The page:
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Biospectroscopic Imaging Provides Evidence of Hippocampal Zn Deficiency and Decreased Lipid Unsaturation in an Accelerated Aging Mouse Model

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journal contribution
posted on 14.06.2018, 00:00 by Nicholas Fimognari, Ashley Hollings, Virginie Lam, Rebecca J. Tidy, Cameron M. Kewish, Matthew A. Albrecht, Ryu Takechi, John C. L. Mamo, Mark J. Hackett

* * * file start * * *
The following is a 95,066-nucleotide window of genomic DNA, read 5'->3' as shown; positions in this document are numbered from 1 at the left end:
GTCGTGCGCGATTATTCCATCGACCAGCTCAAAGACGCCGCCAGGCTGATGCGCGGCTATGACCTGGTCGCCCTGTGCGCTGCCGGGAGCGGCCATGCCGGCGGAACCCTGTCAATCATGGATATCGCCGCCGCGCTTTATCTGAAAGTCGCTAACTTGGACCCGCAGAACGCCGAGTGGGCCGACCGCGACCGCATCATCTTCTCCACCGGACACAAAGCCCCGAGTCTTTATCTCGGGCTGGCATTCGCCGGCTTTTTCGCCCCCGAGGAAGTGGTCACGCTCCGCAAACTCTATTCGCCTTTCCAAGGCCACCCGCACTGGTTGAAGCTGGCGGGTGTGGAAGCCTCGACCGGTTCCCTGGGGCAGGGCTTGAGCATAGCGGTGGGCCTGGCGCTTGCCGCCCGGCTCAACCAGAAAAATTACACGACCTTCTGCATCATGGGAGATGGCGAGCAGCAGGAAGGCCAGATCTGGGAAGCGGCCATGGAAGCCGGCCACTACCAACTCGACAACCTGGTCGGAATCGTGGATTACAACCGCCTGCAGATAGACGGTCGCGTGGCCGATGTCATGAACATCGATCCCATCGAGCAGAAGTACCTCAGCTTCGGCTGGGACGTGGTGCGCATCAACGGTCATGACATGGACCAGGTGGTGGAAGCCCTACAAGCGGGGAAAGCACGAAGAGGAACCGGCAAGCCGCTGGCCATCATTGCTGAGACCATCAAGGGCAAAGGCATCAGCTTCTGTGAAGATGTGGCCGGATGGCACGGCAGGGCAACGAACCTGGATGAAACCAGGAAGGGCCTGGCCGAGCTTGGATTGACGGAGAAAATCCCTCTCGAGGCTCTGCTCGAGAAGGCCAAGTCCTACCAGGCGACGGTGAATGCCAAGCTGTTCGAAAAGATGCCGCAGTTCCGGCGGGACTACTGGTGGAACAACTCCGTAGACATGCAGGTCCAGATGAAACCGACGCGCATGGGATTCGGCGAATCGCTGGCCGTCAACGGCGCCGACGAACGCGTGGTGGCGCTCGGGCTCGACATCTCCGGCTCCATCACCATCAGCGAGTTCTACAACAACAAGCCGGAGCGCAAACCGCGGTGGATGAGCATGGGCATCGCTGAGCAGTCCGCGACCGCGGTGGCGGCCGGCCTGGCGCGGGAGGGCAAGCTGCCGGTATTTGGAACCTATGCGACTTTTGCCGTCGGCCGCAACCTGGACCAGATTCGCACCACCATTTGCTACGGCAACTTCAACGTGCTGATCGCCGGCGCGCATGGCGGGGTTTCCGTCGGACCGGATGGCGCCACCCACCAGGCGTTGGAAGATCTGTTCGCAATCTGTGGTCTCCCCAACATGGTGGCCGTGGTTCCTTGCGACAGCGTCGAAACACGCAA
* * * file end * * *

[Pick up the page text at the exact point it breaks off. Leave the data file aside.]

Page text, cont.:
Western society is facing a health epidemic due to the increasing incidence of dementia in aging populations, and there are still few effective diagnostic methods, minimal treatment options, and no cure. Aging is the greatest risk factor for memory loss that occurs during the natural aging process, as well as being the greatest risk factor for neurodegenerative disease such as Alzheimer’s disease. Greater understanding of the biochemical pathways that drive a healthy aging brain toward dementia (pathological aging or Alzheimer’s disease), is required to accelerate the development of improved diagnostics and therapies. Unfortunately, many animal models of dementia model chronic amyloid precursor protein overexpression, which although highly relevant to mechanisms of amyloidosis and familial Alzheimer’s disease, does not model well dementia during the natural aging process. A promising animal model reported to model mechanisms of accelerated natural aging and memory impairments, is the senescence accelerated murine prone strain 8 (SAMP8), which has been adopted by many research group to study the biochemical transitions that occur during brain aging. A limitation to traditional methods of biochemical characterization is that many important biochemical and elemental markers (lipid saturation, lactate, transition metals) cannot be imaged at meso- or microspatial resolution. Therefore, in this investigation, we report the first multimodal biospectroscopic characterization of the SAMP8 model, and have identified important biochemical and elemental alterations, and colocalizations, between 4 month old SAMP8 mice and the relevant control (SAMR1) mice. Specifically, we demonstrate direct evidence of Zn deficiency within specific subregions of the hippocampal CA3 sector, which colocalize with decreased lipid unsaturation. Our findings also revealed colocalization of decreased lipid unsaturation and increased lactate in the corpus callosum white matter, adjacent to the hippocampus. Such findings may have important implication for future research aimed at elucidating specific biochemical pathways for therapeutic intervention.